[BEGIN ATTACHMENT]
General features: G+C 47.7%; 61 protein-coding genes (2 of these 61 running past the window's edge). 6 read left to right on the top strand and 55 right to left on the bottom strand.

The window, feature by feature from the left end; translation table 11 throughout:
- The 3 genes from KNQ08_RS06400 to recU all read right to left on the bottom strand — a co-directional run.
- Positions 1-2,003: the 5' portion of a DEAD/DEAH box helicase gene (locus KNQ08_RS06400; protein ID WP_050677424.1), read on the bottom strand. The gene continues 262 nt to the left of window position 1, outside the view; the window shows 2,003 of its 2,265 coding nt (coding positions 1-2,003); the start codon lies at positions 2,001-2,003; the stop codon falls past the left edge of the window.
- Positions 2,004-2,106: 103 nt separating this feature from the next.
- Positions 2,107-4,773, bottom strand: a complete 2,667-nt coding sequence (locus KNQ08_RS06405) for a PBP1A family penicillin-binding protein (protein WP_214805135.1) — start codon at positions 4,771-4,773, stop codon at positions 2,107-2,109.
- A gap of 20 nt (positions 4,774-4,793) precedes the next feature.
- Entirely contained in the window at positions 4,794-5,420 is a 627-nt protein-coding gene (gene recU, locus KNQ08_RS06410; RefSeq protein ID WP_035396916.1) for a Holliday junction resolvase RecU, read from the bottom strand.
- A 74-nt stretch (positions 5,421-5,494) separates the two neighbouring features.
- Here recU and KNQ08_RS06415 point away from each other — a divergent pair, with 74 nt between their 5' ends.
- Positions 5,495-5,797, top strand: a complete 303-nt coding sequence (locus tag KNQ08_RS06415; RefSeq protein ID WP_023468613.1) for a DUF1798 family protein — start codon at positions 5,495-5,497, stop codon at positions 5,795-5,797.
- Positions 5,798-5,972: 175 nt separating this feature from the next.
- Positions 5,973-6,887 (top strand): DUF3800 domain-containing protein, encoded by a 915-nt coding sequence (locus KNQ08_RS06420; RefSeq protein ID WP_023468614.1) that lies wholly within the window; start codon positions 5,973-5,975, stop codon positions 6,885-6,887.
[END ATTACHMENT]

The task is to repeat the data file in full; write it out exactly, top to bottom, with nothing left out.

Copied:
General features: G+C 47.7%; 61 protein-coding genes (2 of these 61 running past the window's edge). 6 read left to right on the top strand and 55 right to left on the bottom strand.

The window, feature by feature from the left end; translation table 11 throughout:
- The 3 genes from KNQ08_RS06400 to recU all read right to left on the bottom strand — a co-directional run.
- Positions 1-2,003: the 5' portion of a DEAD/DEAH box helicase gene (locus KNQ08_RS06400; protein ID WP_050677424.1), read on the bottom strand. The gene continues 262 nt to the left of window position 1, outside the view; the window shows 2,003 of its 2,265 coding nt (coding positions 1-2,003); the start codon lies at positions 2,001-2,003; the stop codon falls past the left edge of the window.
- Positions 2,004-2,106: 103 nt separating this feature from the next.
- Positions 2,107-4,773, bottom strand: a complete 2,667-nt coding sequence (locus KNQ08_RS06405) for a PBP1A family penicillin-binding protein (protein WP_214805135.1) — start codon at positions 4,771-4,773, stop codon at positions 2,107-2,109.
- A gap of 20 nt (positions 4,774-4,793) precedes the next feature.
- Entirely contained in the window at positions 4,794-5,420 is a 627-nt protein-coding gene (gene recU, locus KNQ08_RS06410; RefSeq protein ID WP_035396916.1) for a Holliday junction resolvase RecU, read from the bottom strand.
- A 74-nt stretch (positions 5,421-5,494) separates the two neighbouring features.
- Here recU and KNQ08_RS06415 point away from each other — a divergent pair, with 74 nt between their 5' ends.
- Positions 5,495-5,797, top strand: a complete 303-nt coding sequence (locus tag KNQ08_RS06415; RefSeq protein ID WP_023468613.1) for a DUF1798 family protein — start codon at positions 5,495-5,497, stop codon at positions 5,795-5,797.
- Positions 5,798-5,972: 175 nt separating this feature from the next.
- Positions 5,973-6,887 (top strand): DUF3800 domain-containing protein, encoded by a 915-nt coding sequence (locus KNQ08_RS06420; RefSeq protein ID WP_023468614.1) that lies wholly within the window; start codon positions 5,973-5,975, stop codon positions 6,885-6,887.